Tips on Making it Through a Depressive Episode

Depression can wreak havoc on us and our loved ones. Signs of depression include: feeling down, hopeless, emptiness, disinterest in “normal” activities, irritability, excessive tiredness or lack of energy, sleepiness or sleeplessness, eating too much or too little, brain fog, thoughts or acts of self-harm, etc. 

Depression (major depressive disorder) – Symptoms and causes – Mayo Clinic

For some people, the depression they experience is like a roller coaster ride with ups and downs. The “down” depressive episodes can come out of nowhere and knock them down flat. When experiencing a depressive episode a person is so “down” they are not able to physically, mentally and emotionally function well; their outlook is distorted and daily living is inhibited. 

In addition to family, friend and professional support, here are a few tips to try.

Tips on Making it Through a Depressive Episode 

  1. Remind yourself, it will not always be this way! 

Although depression may have debilitating moments and spans, they won’t last forever. There can be moments of relief and happiness even in major depressive episodes.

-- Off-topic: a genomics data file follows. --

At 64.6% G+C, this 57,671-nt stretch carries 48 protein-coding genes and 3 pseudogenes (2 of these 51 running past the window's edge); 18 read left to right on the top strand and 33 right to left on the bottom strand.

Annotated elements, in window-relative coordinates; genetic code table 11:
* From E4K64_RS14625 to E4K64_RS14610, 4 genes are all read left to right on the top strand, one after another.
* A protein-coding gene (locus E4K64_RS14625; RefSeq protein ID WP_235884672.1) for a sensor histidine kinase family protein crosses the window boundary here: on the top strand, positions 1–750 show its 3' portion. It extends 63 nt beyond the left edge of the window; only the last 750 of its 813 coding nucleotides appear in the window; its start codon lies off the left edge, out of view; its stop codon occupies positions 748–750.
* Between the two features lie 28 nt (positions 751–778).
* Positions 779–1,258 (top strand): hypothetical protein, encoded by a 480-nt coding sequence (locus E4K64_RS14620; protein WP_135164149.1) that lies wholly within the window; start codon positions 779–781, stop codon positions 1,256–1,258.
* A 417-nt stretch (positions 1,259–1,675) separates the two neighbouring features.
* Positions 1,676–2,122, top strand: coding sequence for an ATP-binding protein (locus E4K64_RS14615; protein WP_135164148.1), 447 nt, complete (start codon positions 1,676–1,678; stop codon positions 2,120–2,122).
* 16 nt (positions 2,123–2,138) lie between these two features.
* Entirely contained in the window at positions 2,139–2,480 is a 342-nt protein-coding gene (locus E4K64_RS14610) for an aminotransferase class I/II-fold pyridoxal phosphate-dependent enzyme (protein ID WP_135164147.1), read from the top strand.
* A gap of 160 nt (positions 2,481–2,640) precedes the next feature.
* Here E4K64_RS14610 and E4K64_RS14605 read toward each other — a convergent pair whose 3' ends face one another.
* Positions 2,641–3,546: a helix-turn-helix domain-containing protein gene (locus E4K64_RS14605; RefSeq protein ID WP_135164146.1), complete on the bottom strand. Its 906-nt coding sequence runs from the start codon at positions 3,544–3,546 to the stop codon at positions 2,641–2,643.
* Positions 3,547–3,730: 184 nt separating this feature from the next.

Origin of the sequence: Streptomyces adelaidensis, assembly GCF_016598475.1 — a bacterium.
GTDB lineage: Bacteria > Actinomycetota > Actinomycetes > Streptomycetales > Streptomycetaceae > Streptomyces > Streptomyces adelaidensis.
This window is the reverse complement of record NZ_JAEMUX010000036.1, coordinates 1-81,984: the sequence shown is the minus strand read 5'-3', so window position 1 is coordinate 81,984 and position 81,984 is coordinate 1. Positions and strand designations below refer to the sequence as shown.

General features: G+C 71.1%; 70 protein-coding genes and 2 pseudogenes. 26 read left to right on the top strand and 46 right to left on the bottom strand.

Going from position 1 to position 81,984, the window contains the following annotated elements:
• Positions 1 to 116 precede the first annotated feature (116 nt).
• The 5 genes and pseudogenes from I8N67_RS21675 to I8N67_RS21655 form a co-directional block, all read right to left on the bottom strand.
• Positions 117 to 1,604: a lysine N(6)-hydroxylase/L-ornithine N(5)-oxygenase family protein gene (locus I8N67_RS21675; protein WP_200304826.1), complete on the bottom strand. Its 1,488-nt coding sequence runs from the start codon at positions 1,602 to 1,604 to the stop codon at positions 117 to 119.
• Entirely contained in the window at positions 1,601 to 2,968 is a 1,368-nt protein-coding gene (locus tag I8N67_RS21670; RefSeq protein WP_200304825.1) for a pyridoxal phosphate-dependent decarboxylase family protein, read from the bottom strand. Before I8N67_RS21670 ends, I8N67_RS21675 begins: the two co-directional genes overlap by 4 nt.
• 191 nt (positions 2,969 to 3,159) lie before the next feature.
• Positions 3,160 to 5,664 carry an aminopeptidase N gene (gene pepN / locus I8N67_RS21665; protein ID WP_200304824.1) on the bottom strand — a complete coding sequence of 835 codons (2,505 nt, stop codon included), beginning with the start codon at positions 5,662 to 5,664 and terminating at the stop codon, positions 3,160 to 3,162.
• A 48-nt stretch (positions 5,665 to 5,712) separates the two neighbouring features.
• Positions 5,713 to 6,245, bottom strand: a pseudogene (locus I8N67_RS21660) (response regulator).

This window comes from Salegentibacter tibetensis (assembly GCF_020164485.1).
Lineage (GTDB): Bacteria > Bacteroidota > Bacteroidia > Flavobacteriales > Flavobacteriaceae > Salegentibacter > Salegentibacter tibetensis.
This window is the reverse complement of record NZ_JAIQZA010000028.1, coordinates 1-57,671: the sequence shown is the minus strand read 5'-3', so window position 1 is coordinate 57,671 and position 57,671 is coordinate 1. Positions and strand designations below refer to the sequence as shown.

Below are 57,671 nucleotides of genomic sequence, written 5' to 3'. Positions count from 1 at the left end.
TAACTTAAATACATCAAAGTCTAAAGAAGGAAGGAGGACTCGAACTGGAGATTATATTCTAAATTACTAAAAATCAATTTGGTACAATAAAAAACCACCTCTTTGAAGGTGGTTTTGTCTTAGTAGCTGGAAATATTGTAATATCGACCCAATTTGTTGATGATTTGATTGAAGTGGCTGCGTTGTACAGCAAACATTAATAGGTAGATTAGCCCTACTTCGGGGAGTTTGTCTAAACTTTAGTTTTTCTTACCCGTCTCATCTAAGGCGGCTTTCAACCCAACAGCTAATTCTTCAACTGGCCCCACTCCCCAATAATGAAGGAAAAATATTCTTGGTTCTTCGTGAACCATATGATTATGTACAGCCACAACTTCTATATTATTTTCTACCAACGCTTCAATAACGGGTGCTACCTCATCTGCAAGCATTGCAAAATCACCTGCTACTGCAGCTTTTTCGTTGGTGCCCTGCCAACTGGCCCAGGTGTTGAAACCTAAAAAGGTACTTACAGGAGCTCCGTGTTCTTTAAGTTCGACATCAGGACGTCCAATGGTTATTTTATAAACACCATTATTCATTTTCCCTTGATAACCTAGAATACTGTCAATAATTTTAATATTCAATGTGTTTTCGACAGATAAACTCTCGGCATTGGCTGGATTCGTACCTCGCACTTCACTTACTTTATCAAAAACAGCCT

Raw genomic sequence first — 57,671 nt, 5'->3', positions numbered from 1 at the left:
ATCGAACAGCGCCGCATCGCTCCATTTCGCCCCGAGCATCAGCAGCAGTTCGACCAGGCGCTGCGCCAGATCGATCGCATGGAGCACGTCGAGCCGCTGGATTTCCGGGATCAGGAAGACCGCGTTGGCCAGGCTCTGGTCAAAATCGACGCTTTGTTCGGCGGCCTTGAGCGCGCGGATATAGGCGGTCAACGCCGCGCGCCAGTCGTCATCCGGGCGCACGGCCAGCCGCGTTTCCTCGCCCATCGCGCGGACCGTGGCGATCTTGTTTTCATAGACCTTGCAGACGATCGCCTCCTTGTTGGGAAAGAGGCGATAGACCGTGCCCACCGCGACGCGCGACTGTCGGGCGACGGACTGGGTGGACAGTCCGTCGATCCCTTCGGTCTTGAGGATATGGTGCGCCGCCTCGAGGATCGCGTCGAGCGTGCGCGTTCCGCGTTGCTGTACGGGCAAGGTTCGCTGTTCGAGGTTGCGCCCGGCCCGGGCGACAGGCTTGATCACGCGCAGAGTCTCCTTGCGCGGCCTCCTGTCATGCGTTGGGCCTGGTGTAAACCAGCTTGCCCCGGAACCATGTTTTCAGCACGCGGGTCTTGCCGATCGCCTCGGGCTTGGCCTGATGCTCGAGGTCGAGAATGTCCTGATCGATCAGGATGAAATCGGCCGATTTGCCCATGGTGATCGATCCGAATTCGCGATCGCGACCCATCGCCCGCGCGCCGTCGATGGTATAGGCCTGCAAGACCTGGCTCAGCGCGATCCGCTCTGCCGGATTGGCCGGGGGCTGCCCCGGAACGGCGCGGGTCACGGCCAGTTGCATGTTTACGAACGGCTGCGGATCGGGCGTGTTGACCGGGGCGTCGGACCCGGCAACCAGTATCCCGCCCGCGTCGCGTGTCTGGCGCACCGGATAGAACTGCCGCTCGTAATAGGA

1. Find meaning! 

Actively find meaning in what you are capable of doing. 

  1. Find joy in simple things! 

Look for small things that bring you sparks of joy. Treat yourself to your favorite drink, take a walk, people watch, read a book, take a bath, get ready for the day, etc. 

  1. Focus on today!

Depression can rob you of the present moments and relationships. 

Tell yourself, “Just for this moment I can…” or “Just for today I will…” get myself ready, eat a meal, focus on my work, smile and say hello to someone, reach out to a friend, etc.

  1. Be present with others! We all need each other!

Depression thrives in isolation and shrinks in the presence of others!

Respond when others reach out to you and reach out to others when you feel low. (Adapted from Psychology Today, April 2024, p. 21)

A mental health therapist or counselor can support you and teach you skills to help manage depressive symptoms and episodes. Please seek the help of a therapist, counselor or other appropriate professional to support you or a loved one when depression is impacting daily functioning.